This guy is a hooded oriole (Icterus cucullatus) whose mate is nesting in the orange tree behind him. He keeps an eye on me when I'm working from our back deck.
My wife used to look at me funny when I would dig plants out of the dumpster, but she doesn't anymore. I rescued this rose from a trash bin last fall. She wasn't much to look at back then — just a stick really — but she turned out to be a real beauty.
Homemade beef jerky hits a new high point when you add real smoke. Here's how you can smoke jerky even if you don't have a fancy smoker.
When you live on the avocado highway, these things literally just fall off the trees
The oregano has pretty much taken over my Italian herb garden, but thyme isn't giving up. This one popped out the garden fence to flower in peace.
Usually the camellias are just a deep green, leafy backdrop for my tropical garden. But once in a while it flowers and outshines all the plants around it. This is one of those occasions. The pink and white of the bloom really set off from the green shades behind it, so the flower is visible from dozens of yards away.
Weather took a turn from cool and damp to hot and dry, all but putting a spike in what remains of the romaine. For the spring replacements we brought in Genovese basil (front left) and yellow pear tomatoes (mid left, can't see them yet). The cucumbers are fruiting and the frying peppers are really leafing out now that they're no longer in the shade of winter's lettuce.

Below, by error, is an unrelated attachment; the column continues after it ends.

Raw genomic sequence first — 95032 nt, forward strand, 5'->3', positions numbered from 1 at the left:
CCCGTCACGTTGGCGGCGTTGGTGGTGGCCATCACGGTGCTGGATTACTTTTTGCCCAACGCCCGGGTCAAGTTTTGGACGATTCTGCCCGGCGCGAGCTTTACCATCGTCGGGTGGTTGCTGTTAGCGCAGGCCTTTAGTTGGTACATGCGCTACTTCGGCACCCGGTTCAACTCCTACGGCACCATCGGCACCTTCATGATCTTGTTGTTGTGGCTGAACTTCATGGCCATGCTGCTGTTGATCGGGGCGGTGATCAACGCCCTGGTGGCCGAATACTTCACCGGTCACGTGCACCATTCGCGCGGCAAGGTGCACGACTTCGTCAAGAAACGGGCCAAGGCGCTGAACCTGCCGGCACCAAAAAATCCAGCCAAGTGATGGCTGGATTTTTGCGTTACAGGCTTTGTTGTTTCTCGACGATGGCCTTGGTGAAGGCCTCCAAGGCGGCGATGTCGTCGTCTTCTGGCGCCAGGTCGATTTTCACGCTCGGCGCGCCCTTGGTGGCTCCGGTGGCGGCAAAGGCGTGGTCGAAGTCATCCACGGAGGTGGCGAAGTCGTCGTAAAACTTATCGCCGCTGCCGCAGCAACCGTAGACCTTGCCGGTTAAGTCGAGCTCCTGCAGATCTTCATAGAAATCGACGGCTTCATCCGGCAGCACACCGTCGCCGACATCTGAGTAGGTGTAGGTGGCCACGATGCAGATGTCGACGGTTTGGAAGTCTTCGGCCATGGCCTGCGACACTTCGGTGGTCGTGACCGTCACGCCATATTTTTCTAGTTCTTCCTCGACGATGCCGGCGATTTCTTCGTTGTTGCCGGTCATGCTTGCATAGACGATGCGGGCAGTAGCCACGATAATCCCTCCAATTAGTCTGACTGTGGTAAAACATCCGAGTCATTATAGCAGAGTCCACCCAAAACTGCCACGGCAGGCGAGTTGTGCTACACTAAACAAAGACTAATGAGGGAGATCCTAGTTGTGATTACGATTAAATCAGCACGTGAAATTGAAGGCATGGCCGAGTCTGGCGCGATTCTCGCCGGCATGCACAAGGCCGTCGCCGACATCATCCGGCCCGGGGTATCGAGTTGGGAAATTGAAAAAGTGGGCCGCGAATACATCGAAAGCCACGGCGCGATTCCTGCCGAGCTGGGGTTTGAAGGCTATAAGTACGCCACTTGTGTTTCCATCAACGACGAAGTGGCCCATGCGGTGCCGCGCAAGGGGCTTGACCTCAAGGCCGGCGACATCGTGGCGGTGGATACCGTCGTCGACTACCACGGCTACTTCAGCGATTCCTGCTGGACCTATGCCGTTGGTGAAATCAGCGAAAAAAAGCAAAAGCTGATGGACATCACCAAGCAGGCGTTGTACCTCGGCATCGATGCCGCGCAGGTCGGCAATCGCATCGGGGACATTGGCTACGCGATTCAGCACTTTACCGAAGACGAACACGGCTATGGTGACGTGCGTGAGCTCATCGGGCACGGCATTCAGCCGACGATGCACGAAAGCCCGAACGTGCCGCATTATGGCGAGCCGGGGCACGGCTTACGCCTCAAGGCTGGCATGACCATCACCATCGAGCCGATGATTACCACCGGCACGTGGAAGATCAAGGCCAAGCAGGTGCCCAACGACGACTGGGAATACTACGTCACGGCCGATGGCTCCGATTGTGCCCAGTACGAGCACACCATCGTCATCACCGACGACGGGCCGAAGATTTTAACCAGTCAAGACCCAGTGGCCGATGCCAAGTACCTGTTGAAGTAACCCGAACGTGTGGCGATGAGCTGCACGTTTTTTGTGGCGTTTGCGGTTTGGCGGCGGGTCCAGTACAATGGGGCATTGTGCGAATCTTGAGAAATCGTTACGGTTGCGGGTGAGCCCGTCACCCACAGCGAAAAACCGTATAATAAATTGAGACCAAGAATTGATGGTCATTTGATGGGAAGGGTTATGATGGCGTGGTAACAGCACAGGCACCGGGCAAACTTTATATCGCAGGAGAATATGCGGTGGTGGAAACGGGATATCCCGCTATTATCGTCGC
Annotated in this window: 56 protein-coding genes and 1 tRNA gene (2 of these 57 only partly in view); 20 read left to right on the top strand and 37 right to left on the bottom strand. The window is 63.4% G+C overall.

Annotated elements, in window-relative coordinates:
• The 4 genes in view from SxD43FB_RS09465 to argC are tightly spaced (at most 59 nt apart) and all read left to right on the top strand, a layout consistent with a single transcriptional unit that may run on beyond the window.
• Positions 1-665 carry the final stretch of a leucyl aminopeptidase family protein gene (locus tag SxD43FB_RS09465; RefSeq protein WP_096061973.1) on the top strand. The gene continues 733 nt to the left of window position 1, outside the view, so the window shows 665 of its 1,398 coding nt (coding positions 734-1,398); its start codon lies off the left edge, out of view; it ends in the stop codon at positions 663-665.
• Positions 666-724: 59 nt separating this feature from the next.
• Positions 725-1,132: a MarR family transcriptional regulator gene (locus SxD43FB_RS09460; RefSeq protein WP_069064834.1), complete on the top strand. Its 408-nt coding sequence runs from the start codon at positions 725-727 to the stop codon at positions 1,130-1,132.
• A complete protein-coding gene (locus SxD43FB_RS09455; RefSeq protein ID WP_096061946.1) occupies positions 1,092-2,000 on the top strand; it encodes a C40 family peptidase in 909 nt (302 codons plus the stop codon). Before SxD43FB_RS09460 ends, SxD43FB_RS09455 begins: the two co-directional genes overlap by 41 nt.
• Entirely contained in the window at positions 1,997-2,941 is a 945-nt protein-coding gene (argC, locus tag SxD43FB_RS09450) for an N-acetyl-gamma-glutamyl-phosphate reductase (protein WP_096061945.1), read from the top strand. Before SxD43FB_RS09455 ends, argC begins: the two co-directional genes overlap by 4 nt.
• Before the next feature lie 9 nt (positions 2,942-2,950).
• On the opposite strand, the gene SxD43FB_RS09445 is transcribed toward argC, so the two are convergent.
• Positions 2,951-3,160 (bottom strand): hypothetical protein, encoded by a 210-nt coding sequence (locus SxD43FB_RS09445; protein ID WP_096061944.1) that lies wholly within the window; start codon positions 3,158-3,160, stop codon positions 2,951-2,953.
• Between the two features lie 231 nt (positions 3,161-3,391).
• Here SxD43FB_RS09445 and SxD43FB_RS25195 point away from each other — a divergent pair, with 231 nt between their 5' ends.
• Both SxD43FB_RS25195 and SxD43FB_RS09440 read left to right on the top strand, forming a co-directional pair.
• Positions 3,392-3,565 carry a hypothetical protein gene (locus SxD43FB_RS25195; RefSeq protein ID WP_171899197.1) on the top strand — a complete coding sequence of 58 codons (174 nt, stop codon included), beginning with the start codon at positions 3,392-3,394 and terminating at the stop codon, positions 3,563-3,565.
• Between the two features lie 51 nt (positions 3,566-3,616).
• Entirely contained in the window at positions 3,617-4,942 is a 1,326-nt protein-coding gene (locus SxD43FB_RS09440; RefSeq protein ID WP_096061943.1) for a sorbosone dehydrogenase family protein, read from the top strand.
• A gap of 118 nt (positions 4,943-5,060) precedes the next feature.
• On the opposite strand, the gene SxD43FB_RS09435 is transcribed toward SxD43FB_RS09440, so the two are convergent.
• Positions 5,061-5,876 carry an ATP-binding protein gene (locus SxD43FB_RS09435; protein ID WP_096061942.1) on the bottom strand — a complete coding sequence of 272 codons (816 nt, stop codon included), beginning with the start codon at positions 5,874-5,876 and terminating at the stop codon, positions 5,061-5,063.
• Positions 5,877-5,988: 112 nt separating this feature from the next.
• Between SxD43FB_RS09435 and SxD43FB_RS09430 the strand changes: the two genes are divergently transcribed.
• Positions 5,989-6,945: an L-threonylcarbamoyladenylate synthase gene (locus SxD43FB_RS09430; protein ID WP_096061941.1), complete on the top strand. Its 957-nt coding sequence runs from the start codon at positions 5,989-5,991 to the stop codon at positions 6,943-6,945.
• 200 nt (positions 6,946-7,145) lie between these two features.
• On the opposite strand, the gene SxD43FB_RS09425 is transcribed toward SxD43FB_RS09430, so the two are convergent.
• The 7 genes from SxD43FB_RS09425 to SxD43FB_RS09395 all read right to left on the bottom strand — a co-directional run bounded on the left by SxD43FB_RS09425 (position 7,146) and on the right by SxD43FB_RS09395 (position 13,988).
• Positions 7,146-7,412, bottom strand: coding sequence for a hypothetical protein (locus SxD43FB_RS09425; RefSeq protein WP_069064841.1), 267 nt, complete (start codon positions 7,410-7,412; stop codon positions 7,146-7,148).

Just some wild red and golden poppies growing alongside my road. After years of battling wild mustard, these guys are a nice change.
Not much new this week. The lettuces continue to putter out and what remains of the bok choi looks like it's about to bolt. On the other hand, the tomatillos and cucumbers are flowering and I've got a couple of yellow pear tomato (the wife's favorite) seedlings getting ready to move into the bed, so we're in good shape.
Ahh... April and the native sages are all blooming profusely following last week's rain. This one is a Cleveland Sage (Salvia Clevelandii), which both looks amazing and smells incredible. Check out the snake-like whoop-de-do the flower stem on the right is doing for no particular reason. Nature's funny that way.